My son just had his fifth birthday and consequently came into some money. To a 5 year old, $30 feels like a fortune. As we were riding in the car one day, Seph began to contemplate what he should do with all that cash.
At 5, he already knows to tithe. But he questioned what he should do with the other $27.
He asked me what I thought, and I told him I’d have to ponder it because I needed to teach him how to use money better than I did when I was his age.
Seph replied, “I know how money works daddy.”
I said, “You do?”
He said, “Yes Daddy.”
“How?” I asked.
What he said next is a common perception. He told me, “You take your money, you give it to the lady behind the counter and she gives you what you want. That’s how money works, Dad.”
There you have it. At 5 years old, my son had reached the same financial education level that I’d achieved by the time I graduated college. I didn’t know how to budget, I didn’t know how to save and I definitely didn’t know how to invest. That’s because they really didn’t teach on these subjects in school. Consequently, most adults grow up with that same mentality and understanding of money.
Case in point:
I was sitting at dinner with some old friends. By adult standards, they live a successful life. They have a 3,000-square-foot house built in 2010, an in-ground pool, a newer car and lots of toys around the house. They also make well over six figures — like I said, successful.
As we were eating, they started telling Ashley and me about this startup company they had the opportunity to invest in. You could tell they thought this company was going to go big. They showed us some of the product the company had already produced and even mentioned that they could buy in for only $5,000.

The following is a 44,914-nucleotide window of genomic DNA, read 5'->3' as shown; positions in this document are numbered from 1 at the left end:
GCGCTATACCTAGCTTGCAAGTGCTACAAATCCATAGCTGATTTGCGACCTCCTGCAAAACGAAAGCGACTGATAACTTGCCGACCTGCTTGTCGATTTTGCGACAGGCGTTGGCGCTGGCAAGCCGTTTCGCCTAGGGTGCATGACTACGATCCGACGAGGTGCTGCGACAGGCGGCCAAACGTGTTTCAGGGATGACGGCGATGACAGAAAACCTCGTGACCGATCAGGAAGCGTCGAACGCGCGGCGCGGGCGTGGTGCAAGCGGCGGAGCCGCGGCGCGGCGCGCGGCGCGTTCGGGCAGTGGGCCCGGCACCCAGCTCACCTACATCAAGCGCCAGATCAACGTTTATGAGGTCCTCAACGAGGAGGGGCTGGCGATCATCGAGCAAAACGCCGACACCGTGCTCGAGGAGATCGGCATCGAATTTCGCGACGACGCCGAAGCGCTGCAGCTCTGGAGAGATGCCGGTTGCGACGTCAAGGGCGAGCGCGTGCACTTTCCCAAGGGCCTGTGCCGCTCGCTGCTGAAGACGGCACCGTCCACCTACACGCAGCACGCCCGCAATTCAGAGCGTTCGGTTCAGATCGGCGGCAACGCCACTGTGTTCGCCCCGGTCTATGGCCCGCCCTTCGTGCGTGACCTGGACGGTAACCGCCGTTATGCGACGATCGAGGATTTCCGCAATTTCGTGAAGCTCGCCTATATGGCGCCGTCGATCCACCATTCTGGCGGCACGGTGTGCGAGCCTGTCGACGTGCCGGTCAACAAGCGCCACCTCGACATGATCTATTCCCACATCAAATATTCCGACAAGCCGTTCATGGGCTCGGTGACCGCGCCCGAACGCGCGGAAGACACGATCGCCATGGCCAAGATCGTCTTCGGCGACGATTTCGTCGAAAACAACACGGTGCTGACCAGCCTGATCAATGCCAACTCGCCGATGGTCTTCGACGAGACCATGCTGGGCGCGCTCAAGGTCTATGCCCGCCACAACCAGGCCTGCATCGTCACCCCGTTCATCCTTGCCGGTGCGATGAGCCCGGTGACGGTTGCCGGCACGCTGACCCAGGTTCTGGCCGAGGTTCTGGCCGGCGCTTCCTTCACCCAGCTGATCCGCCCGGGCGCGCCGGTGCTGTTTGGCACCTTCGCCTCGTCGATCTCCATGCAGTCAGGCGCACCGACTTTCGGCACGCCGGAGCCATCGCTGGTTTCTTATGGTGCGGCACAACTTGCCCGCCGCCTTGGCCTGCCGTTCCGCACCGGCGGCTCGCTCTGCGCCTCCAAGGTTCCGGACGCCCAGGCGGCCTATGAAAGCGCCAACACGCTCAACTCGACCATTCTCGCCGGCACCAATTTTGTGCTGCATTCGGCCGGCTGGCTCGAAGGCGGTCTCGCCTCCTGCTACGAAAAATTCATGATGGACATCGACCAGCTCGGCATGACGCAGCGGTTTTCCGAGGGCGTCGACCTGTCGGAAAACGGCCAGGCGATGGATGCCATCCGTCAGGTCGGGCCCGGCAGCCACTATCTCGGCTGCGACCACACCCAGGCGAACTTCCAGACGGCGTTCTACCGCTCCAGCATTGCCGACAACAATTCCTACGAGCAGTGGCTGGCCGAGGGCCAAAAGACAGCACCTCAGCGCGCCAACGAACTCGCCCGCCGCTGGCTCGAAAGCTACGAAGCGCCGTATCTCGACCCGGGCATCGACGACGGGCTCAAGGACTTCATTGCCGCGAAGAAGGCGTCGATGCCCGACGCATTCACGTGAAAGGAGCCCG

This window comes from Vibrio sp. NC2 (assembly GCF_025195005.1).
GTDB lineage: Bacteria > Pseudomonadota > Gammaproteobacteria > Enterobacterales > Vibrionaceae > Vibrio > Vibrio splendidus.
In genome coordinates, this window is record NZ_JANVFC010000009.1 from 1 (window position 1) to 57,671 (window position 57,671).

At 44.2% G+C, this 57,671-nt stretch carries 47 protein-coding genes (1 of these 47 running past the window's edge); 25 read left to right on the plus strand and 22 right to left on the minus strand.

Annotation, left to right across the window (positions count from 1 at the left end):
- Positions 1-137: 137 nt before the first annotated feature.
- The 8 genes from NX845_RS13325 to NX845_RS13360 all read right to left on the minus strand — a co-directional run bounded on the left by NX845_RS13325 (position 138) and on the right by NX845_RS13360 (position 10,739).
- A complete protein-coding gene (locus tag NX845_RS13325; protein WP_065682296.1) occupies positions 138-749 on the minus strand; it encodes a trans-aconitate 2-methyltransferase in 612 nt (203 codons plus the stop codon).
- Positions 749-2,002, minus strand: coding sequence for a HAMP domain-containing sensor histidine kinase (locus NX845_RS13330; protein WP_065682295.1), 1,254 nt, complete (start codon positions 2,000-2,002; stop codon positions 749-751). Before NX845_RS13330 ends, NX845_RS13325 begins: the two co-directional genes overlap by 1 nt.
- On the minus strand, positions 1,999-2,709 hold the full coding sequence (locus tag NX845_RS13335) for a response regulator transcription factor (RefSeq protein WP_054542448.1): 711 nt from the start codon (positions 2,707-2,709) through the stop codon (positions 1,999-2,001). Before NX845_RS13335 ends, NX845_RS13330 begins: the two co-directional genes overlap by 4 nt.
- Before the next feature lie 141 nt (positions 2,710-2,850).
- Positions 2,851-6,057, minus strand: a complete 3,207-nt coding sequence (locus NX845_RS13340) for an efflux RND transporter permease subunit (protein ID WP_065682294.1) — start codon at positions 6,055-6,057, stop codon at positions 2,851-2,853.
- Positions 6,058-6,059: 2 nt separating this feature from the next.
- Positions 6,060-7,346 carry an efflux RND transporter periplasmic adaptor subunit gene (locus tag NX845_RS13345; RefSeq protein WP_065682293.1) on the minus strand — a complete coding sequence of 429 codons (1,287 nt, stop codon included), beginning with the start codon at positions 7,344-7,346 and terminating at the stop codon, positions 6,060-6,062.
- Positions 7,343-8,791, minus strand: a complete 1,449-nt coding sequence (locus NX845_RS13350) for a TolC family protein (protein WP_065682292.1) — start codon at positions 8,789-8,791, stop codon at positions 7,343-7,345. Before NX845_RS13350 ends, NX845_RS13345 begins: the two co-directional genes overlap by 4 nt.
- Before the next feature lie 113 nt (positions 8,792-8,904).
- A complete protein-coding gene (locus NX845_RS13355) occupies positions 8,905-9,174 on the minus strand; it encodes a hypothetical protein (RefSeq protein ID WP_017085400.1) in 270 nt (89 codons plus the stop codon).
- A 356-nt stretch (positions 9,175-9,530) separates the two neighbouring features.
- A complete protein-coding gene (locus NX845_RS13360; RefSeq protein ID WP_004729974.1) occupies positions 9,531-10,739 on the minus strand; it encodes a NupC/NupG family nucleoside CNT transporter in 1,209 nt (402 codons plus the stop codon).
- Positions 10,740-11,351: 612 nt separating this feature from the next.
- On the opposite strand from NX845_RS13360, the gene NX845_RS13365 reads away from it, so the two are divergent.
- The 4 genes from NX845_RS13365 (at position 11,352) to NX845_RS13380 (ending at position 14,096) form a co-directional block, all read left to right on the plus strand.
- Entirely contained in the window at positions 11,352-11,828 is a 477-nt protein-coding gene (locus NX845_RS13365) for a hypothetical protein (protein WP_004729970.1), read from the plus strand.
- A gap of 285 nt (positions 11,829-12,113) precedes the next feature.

Excitedly Ashley and I asked when they were going to do it. The wife’s next statement was revealing. She said, “Yeah right. Like we have an extra $5,000 lying around for us to invest with.”
They would have had the extra funds had they known the strategy of the three piggy banks. The way this strategy works is you allot a portion of your paycheck to go into three categories with each having its own “bank” or place of allotment.
The three categories are tithing, saving and investing.
The amounts you pay into each bank is a personal decision, but make it standard, and do it before you pay any other bills. You want to get into the habit of paying yourself first before anyone else.
Let’s see how quickly this works. Suppose you make $100,000 a year, and you resolve to deposit 10 percent of that into each piggy bank — 10 percent for tithing, 10 percent for saving and 10 percent for investing. That would be $10,000 per piggy bank for a total of $30,000 each year, and you could enjoy the remaining $70,000.
What would you have accomplished by the end of the first year?
You would’ve amassed more than a month’s income in your savings account — that’s huge. There’s a lot of comfort in having a months worth of expenses at your fingertips. Next, you would’ve helped your congregation or favorite charity with a 10th of your income. This would’ve fed your soul as well as those in need around you.
Finally, you would’ve put $10,000 into an investment account to be used to buy capital assets. That money could be used to buy Lonnie deals, as a down payment on a rental house or even as the capital needed to buy into a startup company, all of which will grow your wealth. And that’s how money works.
Joe and Ashley English buy houses and mobile homes in Northwest Georgia. For more information or to ask a question, go to www.cashflowwithjoe.com or call Joe at 678-986-6813.